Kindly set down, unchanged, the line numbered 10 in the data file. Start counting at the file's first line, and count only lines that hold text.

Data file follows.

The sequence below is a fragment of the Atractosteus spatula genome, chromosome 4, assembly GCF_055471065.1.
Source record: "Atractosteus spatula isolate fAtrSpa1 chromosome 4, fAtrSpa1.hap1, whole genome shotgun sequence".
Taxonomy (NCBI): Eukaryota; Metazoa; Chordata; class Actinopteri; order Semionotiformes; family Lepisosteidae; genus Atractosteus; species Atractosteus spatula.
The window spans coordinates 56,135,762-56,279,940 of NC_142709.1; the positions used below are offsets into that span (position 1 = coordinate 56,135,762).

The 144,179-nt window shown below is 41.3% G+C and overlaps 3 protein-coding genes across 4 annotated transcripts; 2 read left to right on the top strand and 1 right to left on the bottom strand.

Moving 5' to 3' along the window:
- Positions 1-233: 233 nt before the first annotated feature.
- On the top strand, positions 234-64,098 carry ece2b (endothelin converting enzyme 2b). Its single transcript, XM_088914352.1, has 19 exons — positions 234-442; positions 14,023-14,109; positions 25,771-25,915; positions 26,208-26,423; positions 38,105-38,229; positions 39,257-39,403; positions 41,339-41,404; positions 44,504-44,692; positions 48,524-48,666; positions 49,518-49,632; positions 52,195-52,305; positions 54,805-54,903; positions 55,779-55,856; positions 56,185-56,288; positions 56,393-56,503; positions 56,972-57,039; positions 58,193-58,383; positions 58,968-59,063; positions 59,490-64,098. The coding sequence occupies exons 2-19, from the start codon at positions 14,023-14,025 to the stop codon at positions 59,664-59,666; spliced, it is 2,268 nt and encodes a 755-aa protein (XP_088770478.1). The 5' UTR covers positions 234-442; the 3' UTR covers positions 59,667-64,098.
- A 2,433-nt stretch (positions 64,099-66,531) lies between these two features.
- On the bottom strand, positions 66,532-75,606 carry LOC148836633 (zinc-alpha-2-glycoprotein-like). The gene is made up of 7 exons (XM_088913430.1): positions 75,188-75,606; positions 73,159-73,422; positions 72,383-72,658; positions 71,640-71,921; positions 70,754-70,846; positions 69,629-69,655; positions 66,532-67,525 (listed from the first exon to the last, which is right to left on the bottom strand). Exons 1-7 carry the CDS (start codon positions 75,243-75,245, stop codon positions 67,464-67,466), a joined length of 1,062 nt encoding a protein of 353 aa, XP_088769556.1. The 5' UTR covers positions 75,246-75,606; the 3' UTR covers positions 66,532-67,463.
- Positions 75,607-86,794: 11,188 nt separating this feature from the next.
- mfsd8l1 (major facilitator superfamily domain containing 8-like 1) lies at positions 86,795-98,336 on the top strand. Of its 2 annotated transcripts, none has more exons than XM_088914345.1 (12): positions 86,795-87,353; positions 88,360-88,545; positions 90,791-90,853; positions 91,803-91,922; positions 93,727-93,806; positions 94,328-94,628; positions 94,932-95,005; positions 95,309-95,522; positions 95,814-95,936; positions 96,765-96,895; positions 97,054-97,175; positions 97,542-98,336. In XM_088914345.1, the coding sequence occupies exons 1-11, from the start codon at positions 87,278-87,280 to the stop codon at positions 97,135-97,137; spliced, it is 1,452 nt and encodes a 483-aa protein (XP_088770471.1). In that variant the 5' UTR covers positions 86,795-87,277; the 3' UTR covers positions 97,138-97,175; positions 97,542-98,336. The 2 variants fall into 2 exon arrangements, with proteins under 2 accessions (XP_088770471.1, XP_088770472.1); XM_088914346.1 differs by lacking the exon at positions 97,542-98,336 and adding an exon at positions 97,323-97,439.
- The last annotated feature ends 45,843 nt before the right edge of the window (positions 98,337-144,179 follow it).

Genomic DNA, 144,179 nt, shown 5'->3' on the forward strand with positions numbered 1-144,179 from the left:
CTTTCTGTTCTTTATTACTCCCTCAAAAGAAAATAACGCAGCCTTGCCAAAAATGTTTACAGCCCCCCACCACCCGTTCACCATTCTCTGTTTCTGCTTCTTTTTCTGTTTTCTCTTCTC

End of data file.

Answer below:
- On the bottom strand, positions 66,532-75,606 carry LOC148836633 (zinc-alpha-2-glycoprotein-like). The gene is made up of 7 exons (XM_088913430.1): positions 75,188-75,606; positions 73,159-73,422; positions 72,383-72,658; positions 71,640-71,921; positions 70,754-70,846; positions 69,629-69,655; positions 66,532-67,525 (listed from the first exon to the last, which is right to left on the bottom strand). Exons 1-7 carry the CDS (start codon positions 75,243-75,245, stop codon positions 67,464-67,466), a joined length of 1,062 nt encoding a protein of 353 aa, XP_088769556.1. The 5' UTR covers positions 75,246-75,606; the 3' UTR covers positions 66,532-67,463.